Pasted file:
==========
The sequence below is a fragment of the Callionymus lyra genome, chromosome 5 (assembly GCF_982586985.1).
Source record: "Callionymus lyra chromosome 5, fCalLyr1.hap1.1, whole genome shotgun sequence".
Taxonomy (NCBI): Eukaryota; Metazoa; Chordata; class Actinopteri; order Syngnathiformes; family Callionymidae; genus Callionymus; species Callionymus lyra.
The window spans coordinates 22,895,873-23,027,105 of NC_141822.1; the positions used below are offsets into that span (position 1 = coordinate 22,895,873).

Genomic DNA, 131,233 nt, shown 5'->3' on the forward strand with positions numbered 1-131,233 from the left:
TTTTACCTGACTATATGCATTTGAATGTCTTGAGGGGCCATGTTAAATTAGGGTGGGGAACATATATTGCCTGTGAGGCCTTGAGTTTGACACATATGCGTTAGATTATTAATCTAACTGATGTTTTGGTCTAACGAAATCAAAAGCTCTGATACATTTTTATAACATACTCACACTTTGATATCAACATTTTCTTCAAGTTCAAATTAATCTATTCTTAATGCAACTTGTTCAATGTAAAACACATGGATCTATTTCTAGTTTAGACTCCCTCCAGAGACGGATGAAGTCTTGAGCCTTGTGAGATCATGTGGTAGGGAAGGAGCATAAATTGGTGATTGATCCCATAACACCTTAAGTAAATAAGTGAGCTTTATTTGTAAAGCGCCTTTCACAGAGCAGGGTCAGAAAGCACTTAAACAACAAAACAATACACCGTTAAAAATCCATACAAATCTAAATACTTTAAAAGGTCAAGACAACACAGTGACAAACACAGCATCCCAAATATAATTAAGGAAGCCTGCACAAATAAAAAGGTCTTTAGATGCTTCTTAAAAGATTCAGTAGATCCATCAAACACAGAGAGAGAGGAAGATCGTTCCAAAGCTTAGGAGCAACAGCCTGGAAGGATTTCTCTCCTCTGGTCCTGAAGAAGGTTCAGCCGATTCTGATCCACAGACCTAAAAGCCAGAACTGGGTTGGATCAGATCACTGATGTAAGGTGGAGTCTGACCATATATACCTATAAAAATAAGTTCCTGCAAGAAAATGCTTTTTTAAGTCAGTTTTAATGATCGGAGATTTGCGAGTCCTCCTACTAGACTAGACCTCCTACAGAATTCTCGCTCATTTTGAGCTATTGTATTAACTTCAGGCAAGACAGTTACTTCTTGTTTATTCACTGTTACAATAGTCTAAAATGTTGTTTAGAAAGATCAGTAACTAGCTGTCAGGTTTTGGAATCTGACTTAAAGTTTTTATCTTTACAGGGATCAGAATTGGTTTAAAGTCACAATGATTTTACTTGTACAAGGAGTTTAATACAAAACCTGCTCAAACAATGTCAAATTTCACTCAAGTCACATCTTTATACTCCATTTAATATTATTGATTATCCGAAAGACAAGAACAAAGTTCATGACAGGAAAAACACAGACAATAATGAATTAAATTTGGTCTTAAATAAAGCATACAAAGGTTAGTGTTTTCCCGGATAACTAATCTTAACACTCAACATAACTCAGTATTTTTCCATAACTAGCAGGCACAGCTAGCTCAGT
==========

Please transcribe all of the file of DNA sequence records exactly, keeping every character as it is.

The sequence below is a fragment of the Callionymus lyra genome, chromosome 5 (assembly GCF_982586985.1).
Source record: "Callionymus lyra chromosome 5, fCalLyr1.hap1.1, whole genome shotgun sequence".
Taxonomy (NCBI): Eukaryota; Metazoa; Chordata; class Actinopteri; order Syngnathiformes; family Callionymidae; genus Callionymus; species Callionymus lyra.
The window spans coordinates 22,895,873-23,027,105 of NC_141822.1; the positions used below are offsets into that span (position 1 = coordinate 22,895,873).

Genomic DNA, 131,233 nt, shown 5'->3' on the forward strand with positions numbered 1-131,233 from the left:
TTTTACCTGACTATATGCATTTGAATGTCTTGAGGGGCCATGTTAAATTAGGGTGGGGAACATATATTGCCTGTGAGGCCTTGAGTTTGACACATATGCGTTAGATTATTAATCTAACTGATGTTTTGGTCTAACGAAATCAAAAGCTCTGATACATTTTTATAACATACTCACACTTTGATATCAACATTTTCTTCAAGTTCAAATTAATCTATTCTTAATGCAACTTGTTCAATGTAAAACACATGGATCTATTTCTAGTTTAGACTCCCTCCAGAGACGGATGAAGTCTTGAGCCTTGTGAGATCATGTGGTAGGGAAGGAGCATAAATTGGTGATTGATCCCATAACACCTTAAGTAAATAAGTGAGCTTTATTTGTAAAGCGCCTTTCACAGAGCAGGGTCAGAAAGCACTTAAACAACAAAACAATACACCGTTAAAAATCCATACAAATCTAAATACTTTAAAAGGTCAAGACAACACAGTGACAAACACAGCATCCCAAATATAATTAAGGAAGCCTGCACAAATAAAAAGGTCTTTAGATGCTTCTTAAAAGATTCAGTAGATCCATCAAACACAGAGAGAGAGGAAGATCGTTCCAAAGCTTAGGAGCAACAGCCTGGAAGGATTTCTCTCCTCTGGTCCTGAAGAAGGTTCAGCCGATTCTGATCCACAGACCTAAAAGCCAGAACTGGGTTGGATCAGATCACTGATGTAAGGTGGAGTCTGACCATATATACCTATAAAAATAAGTTCCTGCAAGAAAATGCTTTTTTAAGTCAGTTTTAATGATCGGAGATTTGCGAGTCCTCCTACTAGACTAGACCTCCTACAGAATTCTCGCTCATTTTGAGCTATTGTATTAACTTCAGGCAAGACAGTTACTTCTTGTTTATTCACTGTTACAATAGTCTAAAATGTTGTTTAGAAAGATCAGTAACTAGCTGTCAGGTTTTGGAATCTGACTTAAAGTTTTTATCTTTACAGGGATCAGAATTGGTTTAAAGTCACAATGATTTTACTTGTACAAGGAGTTTAATACAAAACCTGCTCAAACAATGTCAAATTTCACTCAAGTCACATCTTTATACTCCATTTAATATTATTGATTATCCGAAAGACAAGAACAAAGTTCATGACAGGAAAAACACAGACAATAATGAATTAAATTTGGTCTTAAATAAAGCATACAAAGGTTAGTGTTTTCCCGGATAACTAATCTTAACACTCAACATAACTCAGTATTTTTCCATAACTAGCAGGCACAGCTAGCTCAGT